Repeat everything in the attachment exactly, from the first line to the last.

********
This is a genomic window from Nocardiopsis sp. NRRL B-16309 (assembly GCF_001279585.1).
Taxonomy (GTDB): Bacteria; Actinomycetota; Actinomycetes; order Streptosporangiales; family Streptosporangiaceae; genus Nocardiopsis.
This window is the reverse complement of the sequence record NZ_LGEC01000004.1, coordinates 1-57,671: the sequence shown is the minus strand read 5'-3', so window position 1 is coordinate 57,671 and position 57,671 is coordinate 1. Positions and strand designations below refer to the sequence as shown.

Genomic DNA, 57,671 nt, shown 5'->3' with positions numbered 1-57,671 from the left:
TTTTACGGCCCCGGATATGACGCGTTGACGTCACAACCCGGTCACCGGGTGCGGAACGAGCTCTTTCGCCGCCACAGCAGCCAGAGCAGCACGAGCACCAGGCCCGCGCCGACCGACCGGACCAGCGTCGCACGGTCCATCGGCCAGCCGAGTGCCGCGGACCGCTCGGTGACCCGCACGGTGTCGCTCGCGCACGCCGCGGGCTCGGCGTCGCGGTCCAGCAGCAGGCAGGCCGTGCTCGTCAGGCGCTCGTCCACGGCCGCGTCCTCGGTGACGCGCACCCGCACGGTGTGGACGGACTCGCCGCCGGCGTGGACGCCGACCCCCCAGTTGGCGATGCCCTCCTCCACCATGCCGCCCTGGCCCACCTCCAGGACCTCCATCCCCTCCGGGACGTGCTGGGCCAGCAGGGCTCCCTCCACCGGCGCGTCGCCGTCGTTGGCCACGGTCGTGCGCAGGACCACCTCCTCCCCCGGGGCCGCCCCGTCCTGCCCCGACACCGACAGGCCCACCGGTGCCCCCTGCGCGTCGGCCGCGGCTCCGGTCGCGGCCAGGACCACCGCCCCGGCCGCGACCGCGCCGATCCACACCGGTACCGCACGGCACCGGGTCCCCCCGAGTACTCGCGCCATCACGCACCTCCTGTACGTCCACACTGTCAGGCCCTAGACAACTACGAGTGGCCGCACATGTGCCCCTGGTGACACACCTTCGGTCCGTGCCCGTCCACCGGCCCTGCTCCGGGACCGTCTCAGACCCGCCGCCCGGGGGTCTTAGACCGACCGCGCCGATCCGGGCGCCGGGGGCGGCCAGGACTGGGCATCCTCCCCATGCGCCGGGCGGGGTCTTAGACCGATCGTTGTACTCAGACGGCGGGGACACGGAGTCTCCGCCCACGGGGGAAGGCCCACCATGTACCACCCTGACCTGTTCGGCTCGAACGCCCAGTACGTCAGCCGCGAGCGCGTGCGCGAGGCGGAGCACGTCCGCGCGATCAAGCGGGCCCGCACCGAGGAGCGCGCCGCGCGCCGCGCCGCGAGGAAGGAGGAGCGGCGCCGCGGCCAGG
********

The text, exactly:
This is a genomic window from Nocardiopsis sp. NRRL B-16309 (assembly GCF_001279585.1).
Taxonomy (GTDB): Bacteria; Actinomycetota; Actinomycetes; order Streptosporangiales; family Streptosporangiaceae; genus Nocardiopsis.
This window is the reverse complement of the sequence record NZ_LGEC01000004.1, coordinates 1-57,671: the sequence shown is the minus strand read 5'-3', so window position 1 is coordinate 57,671 and position 57,671 is coordinate 1. Positions and strand designations below refer to the sequence as shown.

Genomic DNA, 57,671 nt, shown 5'->3' with positions numbered 1-57,671 from the left:
TTTTACGGCCCCGGATATGACGCGTTGACGTCACAACCCGGTCACCGGGTGCGGAACGAGCTCTTTCGCCGCCACAGCAGCCAGAGCAGCACGAGCACCAGGCCCGCGCCGACCGACCGGACCAGCGTCGCACGGTCCATCGGCCAGCCGAGTGCCGCGGACCGCTCGGTGACCCGCACGGTGTCGCTCGCGCACGCCGCGGGCTCGGCGTCGCGGTCCAGCAGCAGGCAGGCCGTGCTCGTCAGGCGCTCGTCCACGGCCGCGTCCTCGGTGACGCGCACCCGCACGGTGTGGACGGACTCGCCGCCGGCGTGGACGCCGACCCCCCAGTTGGCGATGCCCTCCTCCACCATGCCGCCCTGGCCCACCTCCAGGACCTCCATCCCCTCCGGGACGTGCTGGGCCAGCAGGGCTCCCTCCACCGGCGCGTCGCCGTCGTTGGCCACGGTCGTGCGCAGGACCACCTCCTCCCCCGGGGCCGCCCCGTCCTGCCCCGACACCGACAGGCCCACCGGTGCCCCCTGCGCGTCGGCCGCGGCTCCGGTCGCGGCCAGGACCACCGCCCCGGCCGCGACCGCGCCGATCCACACCGGTACCGCACGGCACCGGGTCCCCCCGAGTACTCGCGCCATCACGCACCTCCTGTACGTCCACACTGTCAGGCCCTAGACAACTACGAGTGGCCGCACATGTGCCCCTGGTGACACACCTTCGGTCCGTGCCCGTCCACCGGCCCTGCTCCGGGACCGTCTCAGACCCGCCGCCCGGGGGTCTTAGACCGACCGCGCCGATCCGGGCGCCGGGGGCGGCCAGGACTGGGCATCCTCCCCATGCGCCGGGCGGGGTCTTAGACCGATCGTTGTACTCAGACGGCGGGGACACGGAGTCTCCGCCCACGGGGGAAGGCCCACCATGTACCACCCTGACCTGTTCGGCTCGAACGCCCAGTACGTCAGCCGCGAGCGCGTGCGCGAGGCGGAGCACGTCCGCGCGATCAAGCGGGCCCGCACCGAGGAGCGCGCCGCGCGCCGCGCCGCGAGGAAGGAGGAGCGGCGCCGCGGCCAGG